There are some special measures taken if you are Rh-negative and your baby is potentially Rh-positive. Due to the absence of this protein in the mother's blood, her immune system will automatically perceive your baby's Rh-positive blood as foreign and her body will create antibodies that can 'attack' the Rh protein (Rh sensitization). If these antibodies cross the placenta and enter the fetal blood stream, it will result in a serious condition called fetal anemia. This is clinically remarked by a jaundiced newborn, which is caused by an abundance of bilirubin - the by-product of red blood cell breakdown.

In most cases, the sensitization will only occur at delivery, thus subsequent pregnancies are the concern. However, contact between your baby's blood and your blood can also occur during amniocentesis, chronic viillus sampling, bleeding during pregnancy, attempts to reposition a baby from a breech position and trauma to the abdomen during pregnancy.

To prevent this, you will receive an injection of Rh immunoglobulin at approximately 28 weeks gestation. This prevents sensitization in 99% of women. If your baby is found to be Rh positive, you will be given an  Rh immunoglobulin injection again within 72 hours post-delivery.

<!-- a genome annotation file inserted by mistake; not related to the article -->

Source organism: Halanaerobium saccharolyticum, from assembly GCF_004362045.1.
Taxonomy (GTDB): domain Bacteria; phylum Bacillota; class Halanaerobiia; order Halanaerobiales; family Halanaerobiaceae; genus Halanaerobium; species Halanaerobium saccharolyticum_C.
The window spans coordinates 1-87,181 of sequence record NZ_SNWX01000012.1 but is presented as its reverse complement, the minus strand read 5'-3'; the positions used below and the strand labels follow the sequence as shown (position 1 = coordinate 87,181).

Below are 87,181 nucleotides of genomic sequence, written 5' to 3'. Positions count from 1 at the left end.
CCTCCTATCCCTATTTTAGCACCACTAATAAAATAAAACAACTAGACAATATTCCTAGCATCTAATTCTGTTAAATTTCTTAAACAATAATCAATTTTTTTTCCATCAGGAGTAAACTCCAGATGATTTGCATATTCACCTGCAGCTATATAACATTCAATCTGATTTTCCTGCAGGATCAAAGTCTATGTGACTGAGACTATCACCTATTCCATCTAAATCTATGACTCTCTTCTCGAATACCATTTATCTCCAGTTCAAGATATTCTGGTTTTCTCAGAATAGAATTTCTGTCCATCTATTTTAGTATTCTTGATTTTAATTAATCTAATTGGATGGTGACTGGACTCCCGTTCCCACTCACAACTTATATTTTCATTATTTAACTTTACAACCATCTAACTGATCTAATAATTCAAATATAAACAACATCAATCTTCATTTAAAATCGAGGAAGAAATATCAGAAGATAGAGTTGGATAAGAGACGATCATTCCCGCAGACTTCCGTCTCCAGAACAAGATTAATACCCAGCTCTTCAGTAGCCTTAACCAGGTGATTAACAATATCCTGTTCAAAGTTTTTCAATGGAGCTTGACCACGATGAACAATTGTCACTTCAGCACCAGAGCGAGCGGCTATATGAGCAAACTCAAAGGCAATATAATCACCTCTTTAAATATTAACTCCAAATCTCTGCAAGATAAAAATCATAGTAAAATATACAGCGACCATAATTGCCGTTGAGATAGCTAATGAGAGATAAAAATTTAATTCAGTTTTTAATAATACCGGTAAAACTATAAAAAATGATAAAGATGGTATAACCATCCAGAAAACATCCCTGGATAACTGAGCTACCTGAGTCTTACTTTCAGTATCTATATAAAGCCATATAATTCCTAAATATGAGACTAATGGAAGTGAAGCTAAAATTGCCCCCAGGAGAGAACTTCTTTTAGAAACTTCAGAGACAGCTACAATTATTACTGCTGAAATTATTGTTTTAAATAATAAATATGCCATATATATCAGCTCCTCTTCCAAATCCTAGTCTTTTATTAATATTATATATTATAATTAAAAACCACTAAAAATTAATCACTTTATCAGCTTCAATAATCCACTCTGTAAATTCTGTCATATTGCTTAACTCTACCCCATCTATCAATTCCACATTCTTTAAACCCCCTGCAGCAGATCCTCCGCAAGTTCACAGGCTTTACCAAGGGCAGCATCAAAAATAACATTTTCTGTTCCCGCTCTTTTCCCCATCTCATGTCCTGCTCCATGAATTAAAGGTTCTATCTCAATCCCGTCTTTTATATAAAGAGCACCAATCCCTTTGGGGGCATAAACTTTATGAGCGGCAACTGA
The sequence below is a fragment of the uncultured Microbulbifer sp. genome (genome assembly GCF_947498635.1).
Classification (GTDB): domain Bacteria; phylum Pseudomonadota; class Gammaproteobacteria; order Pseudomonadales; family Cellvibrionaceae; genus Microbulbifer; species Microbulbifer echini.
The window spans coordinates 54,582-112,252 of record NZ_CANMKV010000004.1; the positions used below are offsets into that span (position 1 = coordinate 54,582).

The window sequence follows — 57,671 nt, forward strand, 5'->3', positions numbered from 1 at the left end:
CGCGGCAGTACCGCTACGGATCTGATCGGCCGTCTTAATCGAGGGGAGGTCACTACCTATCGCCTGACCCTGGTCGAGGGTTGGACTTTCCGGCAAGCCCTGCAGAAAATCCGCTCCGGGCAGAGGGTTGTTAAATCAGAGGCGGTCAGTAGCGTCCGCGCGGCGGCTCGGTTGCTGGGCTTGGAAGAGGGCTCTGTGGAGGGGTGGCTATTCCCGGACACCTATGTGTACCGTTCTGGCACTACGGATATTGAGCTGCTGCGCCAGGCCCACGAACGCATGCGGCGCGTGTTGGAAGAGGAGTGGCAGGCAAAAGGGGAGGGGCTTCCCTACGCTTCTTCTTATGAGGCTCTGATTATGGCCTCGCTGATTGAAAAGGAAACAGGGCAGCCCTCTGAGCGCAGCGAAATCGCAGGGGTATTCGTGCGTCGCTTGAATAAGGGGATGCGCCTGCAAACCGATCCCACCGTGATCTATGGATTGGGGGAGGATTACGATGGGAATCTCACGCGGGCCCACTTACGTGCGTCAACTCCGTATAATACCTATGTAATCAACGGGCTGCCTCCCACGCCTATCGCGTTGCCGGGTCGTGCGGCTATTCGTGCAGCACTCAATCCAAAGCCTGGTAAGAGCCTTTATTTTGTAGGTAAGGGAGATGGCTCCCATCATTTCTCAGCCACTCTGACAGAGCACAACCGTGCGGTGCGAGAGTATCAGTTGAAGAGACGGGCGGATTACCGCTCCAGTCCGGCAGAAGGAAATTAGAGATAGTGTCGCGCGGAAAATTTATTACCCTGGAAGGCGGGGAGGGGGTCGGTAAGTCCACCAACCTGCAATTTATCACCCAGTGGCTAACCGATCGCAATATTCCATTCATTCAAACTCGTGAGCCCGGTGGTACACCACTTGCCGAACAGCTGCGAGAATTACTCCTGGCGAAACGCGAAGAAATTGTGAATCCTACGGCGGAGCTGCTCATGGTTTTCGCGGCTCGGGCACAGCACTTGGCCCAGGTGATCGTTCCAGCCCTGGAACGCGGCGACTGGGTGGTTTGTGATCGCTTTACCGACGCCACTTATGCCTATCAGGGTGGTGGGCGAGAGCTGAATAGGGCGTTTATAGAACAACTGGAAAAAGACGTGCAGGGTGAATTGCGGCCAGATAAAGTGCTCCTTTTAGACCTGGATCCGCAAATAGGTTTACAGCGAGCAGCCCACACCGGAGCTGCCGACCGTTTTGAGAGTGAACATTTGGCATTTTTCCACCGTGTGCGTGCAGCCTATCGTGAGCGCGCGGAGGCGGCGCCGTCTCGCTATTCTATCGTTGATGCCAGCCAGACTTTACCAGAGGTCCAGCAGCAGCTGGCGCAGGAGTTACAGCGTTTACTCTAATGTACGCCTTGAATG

For more information, you can visit The American College of Obstetricians and Gynecologists

What To Expect During Pregnancy


  • First trimester: During the first trimester you may be having longer and higher quality sleep. Despite this you may find it increasingly difficult to get through your daily routine and keep up with your days like you used to. It is important to keep in mind that this is the time to relax and focus on you and your baby.
  • Second trimester: As you uterus grows, the amount of blood supplying your important reproductive organs increases. Your heart is working extra hard to circulate this surplus of blood. Your growing uterus begins to push up on your diaphragm, making it more difficult to fully expand your lungs. All of this will decrease you stamina significantly. You can expect to feel more tired and less able to move around quickly, lift things and excersise. This is the time to prioritize your health and listen to your body in order to meet the physiological demands of growing another human being.